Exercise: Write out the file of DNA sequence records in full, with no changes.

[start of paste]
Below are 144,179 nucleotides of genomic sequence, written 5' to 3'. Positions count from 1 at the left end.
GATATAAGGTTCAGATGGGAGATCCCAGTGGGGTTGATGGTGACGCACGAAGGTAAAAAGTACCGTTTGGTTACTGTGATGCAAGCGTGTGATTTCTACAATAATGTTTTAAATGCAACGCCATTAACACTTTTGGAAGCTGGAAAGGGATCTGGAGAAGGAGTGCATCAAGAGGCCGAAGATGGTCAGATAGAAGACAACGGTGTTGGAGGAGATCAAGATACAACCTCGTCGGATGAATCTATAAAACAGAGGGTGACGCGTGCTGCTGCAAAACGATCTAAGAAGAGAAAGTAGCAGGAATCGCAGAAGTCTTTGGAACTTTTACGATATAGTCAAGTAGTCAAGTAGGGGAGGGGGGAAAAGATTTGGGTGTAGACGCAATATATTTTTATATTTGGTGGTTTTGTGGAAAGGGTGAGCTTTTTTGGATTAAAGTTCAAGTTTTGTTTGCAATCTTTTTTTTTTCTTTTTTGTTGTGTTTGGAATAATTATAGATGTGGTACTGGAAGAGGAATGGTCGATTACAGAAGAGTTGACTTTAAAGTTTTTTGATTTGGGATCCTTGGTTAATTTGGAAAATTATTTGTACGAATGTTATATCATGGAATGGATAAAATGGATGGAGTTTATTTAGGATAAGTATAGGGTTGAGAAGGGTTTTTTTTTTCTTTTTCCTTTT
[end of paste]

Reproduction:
Below are 144,179 nucleotides of genomic sequence, written 5' to 3'. Positions count from 1 at the left end.
GATATAAGGTTCAGATGGGAGATCCCAGTGGGGTTGATGGTGACGCACGAAGGTAAAAAGTACCGTTTGGTTACTGTGATGCAAGCGTGTGATTTCTACAATAATGTTTTAAATGCAACGCCATTAACACTTTTGGAAGCTGGAAAGGGATCTGGAGAAGGAGTGCATCAAGAGGCCGAAGATGGTCAGATAGAAGACAACGGTGTTGGAGGAGATCAAGATACAACCTCGTCGGATGAATCTATAAAACAGAGGGTGACGCGTGCTGCTGCAAAACGATCTAAGAAGAGAAAGTAGCAGGAATCGCAGAAGTCTTTGGAACTTTTACGATATAGTCAAGTAGTCAAGTAGGGGAGGGGGGAAAAGATTTGGGTGTAGACGCAATATATTTTTATATTTGGTGGTTTTGTGGAAAGGGTGAGCTTTTTTGGATTAAAGTTCAAGTTTTGTTTGCAATCTTTTTTTTTTCTTTTTTGTTGTGTTTGGAATAATTATAGATGTGGTACTGGAAGAGGAATGGTCGATTACAGAAGAGTTGACTTTAAAGTTTTTTGATTTGGGATCCTTGGTTAATTTGGAAAATTATTTGTACGAATGTTATATCATGGAATGGATAAAATGGATGGAGTTTATTTAGGATAAGTATAGGGTTGAGAAGGGTTTTTTTTTTCTTTTTCCTTTT